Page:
Each of us during one time in our life or another have known what it has felt like to be ostracized. We can imagine then what it might feel like to live each day of our lives walking down the streets, but for all intents and purposes unseen. There is a woman who walks the streets who was given a jacket one day. She told me the jacket was too light, so she traded it for some alcohol to help her to stay warm. She helped me to think differently about the bartering that goes on, I wondered whether I would last one night huddled next to her on the street? There is a resiliency and strength one must actually have to survive on the streets.

Keep your eyes open in your relationships this week. Look for the moments when you might be intentionally or unintentionally casting someone out. Consider spending time on Sunday afternoons at the Service Dining Rooms here in the city as our community provides a meal for many who live on the street. Reflect with others about these leading causes of life: connection, cohesion, agency, generativity, and hope, what they might mean in your own life and in the life of the different spaces that are your community.

With you on the journey,
Michelle

Right and wrong have traded places

Right and wrong have traded places

August 20, 2017  |  Ordinary Days of the Spirit, Sunday Letter  |  Comments Off on Right and wrong have traded places

Grace and peace to you and through you

This week marked the 5th year since the Marikana Massacre and still no one who made the murderous decisions on that day has been held to account. Over the last couple of months, we have witnessed the email evidence of State Capture yet to be investigated by the National Director of Public Prosecutions “for a lack of evidence”. In the last few weeks we have seen those who stand up for truth and integrity being intimidated and threatened with disciplinary action and even death, while those who mismanage and lie are protected or even promoted. In the last few days we have seen racist attacks outside a KFC and again after a rugby match with people using the K-word. A woman is beaten up by the Deputy Minister of Higher Education who continues to hold office despite it being on video. A young woman is beaten by the “First Lady” of Zimbabwe. Nazis march openly in the USA and President Trump struggles to out-rightly condemn them. The president of the Philippines says “it is good” in relation to the news that 60 people have been killed in 3 days of the government’s continued “war on drugs”. These stories and more can be found in a single edition of our daily newspaper. Right and wrong have traded places*(see Holy War by Alicia Keys below) and it’s not clear where the reset button is – at least that is what it feels like. Despair is always within easy reach and so is denial.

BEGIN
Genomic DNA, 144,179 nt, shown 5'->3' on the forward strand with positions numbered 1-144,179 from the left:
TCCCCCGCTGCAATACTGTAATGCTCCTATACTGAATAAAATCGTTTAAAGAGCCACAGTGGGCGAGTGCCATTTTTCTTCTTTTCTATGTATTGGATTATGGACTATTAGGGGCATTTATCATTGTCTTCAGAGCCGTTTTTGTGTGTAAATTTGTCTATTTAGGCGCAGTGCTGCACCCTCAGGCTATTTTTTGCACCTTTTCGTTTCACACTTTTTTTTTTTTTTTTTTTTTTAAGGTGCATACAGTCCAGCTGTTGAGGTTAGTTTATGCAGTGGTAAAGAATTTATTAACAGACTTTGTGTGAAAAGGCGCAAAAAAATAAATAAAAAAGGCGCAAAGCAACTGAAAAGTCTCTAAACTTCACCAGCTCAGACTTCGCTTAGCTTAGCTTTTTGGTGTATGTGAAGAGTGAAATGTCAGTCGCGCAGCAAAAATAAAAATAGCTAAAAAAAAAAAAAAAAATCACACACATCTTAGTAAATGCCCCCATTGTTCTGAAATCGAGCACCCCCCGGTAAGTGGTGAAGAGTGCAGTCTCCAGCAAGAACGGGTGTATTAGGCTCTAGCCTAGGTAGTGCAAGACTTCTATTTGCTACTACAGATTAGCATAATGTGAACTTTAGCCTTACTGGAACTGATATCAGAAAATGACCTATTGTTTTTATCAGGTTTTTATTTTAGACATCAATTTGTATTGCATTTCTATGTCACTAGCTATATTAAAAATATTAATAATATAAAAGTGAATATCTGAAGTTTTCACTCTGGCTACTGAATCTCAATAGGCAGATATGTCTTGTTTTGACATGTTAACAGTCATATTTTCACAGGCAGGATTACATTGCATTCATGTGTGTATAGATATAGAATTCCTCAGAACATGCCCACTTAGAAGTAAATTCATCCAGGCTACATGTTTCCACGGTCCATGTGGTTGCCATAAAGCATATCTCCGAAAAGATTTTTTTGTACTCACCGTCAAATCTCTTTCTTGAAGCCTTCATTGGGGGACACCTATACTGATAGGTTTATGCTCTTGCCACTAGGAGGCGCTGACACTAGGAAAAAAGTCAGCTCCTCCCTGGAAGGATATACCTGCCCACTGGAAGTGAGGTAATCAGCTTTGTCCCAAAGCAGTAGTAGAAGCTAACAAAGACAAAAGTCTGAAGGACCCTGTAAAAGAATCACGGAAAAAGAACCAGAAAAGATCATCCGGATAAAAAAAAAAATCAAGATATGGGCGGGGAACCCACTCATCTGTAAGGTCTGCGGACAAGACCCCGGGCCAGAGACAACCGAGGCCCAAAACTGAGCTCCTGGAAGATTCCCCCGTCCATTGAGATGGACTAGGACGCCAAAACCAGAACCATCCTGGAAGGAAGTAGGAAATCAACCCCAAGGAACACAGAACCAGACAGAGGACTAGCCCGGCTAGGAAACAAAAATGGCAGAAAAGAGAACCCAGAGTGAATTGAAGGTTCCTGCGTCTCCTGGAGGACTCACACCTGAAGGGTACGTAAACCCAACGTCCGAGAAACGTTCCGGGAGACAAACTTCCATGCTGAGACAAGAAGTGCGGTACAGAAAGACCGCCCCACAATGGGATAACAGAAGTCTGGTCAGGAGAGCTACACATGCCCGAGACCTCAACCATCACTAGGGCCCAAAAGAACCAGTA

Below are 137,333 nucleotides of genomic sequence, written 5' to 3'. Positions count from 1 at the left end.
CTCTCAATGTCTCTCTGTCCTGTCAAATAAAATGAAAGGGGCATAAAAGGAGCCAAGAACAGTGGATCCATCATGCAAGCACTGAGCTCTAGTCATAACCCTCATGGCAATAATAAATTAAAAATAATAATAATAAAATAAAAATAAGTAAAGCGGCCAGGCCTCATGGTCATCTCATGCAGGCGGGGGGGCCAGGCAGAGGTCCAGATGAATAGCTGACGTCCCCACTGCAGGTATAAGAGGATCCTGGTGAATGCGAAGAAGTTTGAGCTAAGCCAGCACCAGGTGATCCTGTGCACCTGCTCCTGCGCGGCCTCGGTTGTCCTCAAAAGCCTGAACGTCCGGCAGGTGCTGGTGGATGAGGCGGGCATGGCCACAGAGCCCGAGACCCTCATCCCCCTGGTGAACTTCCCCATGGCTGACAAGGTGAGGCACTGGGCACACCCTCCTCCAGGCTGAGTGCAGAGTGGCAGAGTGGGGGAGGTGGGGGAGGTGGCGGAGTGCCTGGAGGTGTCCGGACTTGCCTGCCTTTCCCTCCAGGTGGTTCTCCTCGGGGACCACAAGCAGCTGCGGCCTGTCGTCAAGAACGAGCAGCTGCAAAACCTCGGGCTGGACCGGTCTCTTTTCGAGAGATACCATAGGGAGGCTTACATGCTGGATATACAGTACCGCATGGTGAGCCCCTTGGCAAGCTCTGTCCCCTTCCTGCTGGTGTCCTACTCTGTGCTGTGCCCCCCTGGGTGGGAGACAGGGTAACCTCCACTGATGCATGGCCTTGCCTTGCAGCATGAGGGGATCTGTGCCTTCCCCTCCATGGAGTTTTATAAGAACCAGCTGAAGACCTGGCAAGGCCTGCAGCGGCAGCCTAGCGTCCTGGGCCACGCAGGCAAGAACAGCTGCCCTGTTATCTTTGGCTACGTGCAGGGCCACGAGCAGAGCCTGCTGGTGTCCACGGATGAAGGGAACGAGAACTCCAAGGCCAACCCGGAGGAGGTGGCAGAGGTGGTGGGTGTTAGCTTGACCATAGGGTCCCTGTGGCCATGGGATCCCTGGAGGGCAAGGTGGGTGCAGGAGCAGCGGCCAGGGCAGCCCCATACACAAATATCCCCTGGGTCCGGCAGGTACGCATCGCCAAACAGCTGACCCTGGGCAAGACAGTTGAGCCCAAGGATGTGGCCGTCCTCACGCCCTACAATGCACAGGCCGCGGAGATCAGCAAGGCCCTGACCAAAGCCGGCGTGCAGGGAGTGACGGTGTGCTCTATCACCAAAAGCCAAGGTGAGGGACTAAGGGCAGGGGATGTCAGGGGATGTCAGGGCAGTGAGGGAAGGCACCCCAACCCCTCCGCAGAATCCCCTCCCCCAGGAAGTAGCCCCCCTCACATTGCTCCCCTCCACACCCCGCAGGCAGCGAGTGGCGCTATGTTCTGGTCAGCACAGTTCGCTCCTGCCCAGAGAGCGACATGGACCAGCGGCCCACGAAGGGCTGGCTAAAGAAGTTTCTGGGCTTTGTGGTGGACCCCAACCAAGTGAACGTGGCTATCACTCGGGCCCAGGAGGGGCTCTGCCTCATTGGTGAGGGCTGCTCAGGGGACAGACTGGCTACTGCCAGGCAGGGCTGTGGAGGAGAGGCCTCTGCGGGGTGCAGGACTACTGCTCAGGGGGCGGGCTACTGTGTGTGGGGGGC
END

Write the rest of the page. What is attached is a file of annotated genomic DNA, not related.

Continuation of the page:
The question we all need to wrestle with was raised this week by Susan Bro, the mother of Heather Heyer (32) who was killed while resisting the racist protests in Charlottesville last weekend. At Heather’s memorial service, Susan concluded: “If you are not outraged, you are not paying attention. Make a point to look at it. That’s how you make her death worthwhile. I’d rather have my child, but if I can’t have her, by golly we’re going to make it count. Say to yourself ‘What can I do to make a difference? And that’s how you gonna make my child’s death worthwhile.”